TARPON SPRINGS — Henry Ross has been a thorn in the side of Tarpon Springs city officials for a long time, filing lawsuits and objections to city actions and causing a delay in construction of a new water treatment plant.
Now, Ross claims that the city got revenge by intentionally misinterpreting codes, denying him a building permit, and preventing him from selling a piece of waterfront property for a high price.
In a lawsuit filed in U.S. District Court in Tampa, Ross has sued the city and its development services director, Joey DiPasqua. He is demanding a jury trial, and he wants the city to pay him the difference between the $495,000 he could have gotten for the property and the $286,235 he eventually got for it, plus attorney fees and court costs.
However, the city has filed a motion to have the case dismissed, arguing that Ross never asked the city for a building permit or anything else, so he can't sue for not getting them.
According to Ross' suit, he had a contract for sale of a lot on Florida Avenue. The contract "contemplated" construction of a stilt home on the property once fill dirt was brought in.
The lawsuit states that DiPasqua "purposely misinterpreted" Federal Emergency Management Agency rules about using fill dirt, and thus the deal fell through. Ross, who calls himself an activist in the filing, argues that the city "denied development as retaliation against a citizen resident who exercises his First Amendment rights."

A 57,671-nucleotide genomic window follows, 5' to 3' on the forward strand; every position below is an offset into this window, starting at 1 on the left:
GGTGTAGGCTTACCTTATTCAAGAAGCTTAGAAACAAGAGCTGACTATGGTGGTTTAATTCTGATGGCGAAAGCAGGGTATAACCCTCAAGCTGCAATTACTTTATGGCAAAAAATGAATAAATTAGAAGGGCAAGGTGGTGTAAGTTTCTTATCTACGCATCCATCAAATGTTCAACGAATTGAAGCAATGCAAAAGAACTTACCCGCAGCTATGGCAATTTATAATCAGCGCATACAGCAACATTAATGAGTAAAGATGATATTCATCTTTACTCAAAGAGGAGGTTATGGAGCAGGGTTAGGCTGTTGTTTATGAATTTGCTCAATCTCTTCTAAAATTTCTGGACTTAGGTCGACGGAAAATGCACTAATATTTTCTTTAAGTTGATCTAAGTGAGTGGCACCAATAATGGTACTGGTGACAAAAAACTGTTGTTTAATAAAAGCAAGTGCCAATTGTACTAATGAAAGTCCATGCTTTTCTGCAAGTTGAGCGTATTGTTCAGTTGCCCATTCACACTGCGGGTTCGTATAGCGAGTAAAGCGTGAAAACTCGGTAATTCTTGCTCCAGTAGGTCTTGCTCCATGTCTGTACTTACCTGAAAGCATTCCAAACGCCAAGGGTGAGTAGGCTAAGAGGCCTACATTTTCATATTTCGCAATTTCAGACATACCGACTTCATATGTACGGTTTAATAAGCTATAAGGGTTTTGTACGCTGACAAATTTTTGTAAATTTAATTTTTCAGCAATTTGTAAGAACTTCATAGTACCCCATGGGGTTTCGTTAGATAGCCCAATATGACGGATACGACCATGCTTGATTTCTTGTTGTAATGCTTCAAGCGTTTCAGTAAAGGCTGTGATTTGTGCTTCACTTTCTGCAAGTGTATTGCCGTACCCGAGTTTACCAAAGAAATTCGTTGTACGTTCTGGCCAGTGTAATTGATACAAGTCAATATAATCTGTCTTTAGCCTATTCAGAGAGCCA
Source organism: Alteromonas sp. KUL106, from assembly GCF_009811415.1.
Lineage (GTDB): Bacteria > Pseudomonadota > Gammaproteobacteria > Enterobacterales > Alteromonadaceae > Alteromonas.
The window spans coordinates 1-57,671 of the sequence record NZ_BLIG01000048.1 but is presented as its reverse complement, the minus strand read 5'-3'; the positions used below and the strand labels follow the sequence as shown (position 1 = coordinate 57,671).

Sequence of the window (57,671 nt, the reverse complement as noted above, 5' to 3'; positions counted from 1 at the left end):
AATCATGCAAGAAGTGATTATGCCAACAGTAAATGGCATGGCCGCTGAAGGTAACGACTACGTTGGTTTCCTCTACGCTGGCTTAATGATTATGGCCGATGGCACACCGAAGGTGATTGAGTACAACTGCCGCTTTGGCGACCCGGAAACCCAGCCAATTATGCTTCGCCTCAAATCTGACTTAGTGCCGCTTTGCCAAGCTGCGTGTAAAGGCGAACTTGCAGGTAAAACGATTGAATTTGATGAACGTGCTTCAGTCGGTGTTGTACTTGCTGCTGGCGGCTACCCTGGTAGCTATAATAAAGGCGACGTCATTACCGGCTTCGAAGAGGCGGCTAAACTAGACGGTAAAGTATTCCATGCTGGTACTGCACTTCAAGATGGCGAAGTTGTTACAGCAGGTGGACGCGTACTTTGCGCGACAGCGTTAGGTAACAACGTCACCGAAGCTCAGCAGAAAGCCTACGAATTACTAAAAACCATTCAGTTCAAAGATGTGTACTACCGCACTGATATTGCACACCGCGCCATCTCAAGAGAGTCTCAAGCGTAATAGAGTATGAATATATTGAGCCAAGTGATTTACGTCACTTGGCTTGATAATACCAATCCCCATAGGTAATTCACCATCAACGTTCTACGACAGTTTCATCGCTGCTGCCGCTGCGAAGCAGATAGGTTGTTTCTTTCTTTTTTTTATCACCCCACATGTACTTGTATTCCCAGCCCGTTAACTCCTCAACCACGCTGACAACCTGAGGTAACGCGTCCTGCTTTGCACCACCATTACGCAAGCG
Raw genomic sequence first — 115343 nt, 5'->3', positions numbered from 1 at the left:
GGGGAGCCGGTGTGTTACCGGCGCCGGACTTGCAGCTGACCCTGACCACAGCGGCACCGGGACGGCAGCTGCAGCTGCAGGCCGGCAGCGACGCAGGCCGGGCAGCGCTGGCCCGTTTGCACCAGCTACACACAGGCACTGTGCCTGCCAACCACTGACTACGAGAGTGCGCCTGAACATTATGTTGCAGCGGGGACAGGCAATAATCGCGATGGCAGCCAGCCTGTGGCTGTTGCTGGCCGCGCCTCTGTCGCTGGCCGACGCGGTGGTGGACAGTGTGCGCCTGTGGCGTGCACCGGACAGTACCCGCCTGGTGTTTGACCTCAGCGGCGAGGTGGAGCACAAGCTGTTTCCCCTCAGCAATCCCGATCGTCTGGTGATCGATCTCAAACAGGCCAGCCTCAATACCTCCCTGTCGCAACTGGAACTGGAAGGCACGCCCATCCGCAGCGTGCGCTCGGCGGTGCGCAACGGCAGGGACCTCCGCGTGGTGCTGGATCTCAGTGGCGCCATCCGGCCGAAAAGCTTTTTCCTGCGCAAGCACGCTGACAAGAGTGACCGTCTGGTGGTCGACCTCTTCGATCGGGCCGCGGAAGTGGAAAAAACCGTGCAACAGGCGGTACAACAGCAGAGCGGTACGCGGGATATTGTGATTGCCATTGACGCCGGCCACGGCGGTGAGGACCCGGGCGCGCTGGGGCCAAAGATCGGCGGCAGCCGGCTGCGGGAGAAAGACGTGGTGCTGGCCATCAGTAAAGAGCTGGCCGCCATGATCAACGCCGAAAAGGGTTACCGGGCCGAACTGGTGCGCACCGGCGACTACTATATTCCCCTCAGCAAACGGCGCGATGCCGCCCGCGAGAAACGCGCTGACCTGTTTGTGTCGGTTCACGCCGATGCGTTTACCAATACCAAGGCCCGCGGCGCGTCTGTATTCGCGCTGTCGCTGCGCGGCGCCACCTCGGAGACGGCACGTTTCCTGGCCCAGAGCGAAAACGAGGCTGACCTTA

However, in court documents DiPasqua states that while Ross asked him some general questions in 2005 and 2010 about building a stilt house on a piece of property on Florida Avenue, Ross never submitted an application for any permits.
DiPasqua declined to comment for this story.
"It has no merit whatsoever," Jay Daigneault, an attorney who works with City Attorney Jim Yacavone, said of the Ross lawsuit. "There has never been a development application of any kind. The city never made a decision whatsoever involving fill dirt. (Ross) never filed anything with the city and there was never any formal decision rendered by anyone."
Ross could not be reached for this story, and his attorney of record, John Shahan of Tarpon Springs, did not return repeated phone calls.
Ross makes another claim in the lawsuit that also has been rebutted.
He states that the would-be buyer of the lot contracted with Brandon Construction to build the stilt home and that the company had built one under similar circumstances nearby. Ross' suit states that Brandon disagreed with DiPasqua's interpretation of FEMA rules, but the city refused to consider the company's position.
However, Brandon Construction responded that Ross' statements are false and that the company never asked a city employee "to render an interpretation of any City ordinance or federal regulation."
"Brandon construction never entered into a contract with the prospective buyer to build a stilt home on the property," David Brandon said in court documents. "Further, Brandon Construction has never built a home or any other type of building in a 'V' zone in the City of Tarpon Springs."
Ross has filed several lawsuits against the city, including one that attempted to halt construction of a $45 million water treatment plant. Ross asked the state Department of Environmental Protection to deny the city a needed permit.
Bob Robertson, Tarpon's public services program manager, said that Ross' cases have been dismissed by the Second District Court of Appeal but caused a delay of about 20 months in the project.
In 2000, Ross filed a similar request to prevent the city from dredging the Anclote River. That matter took years to resolve.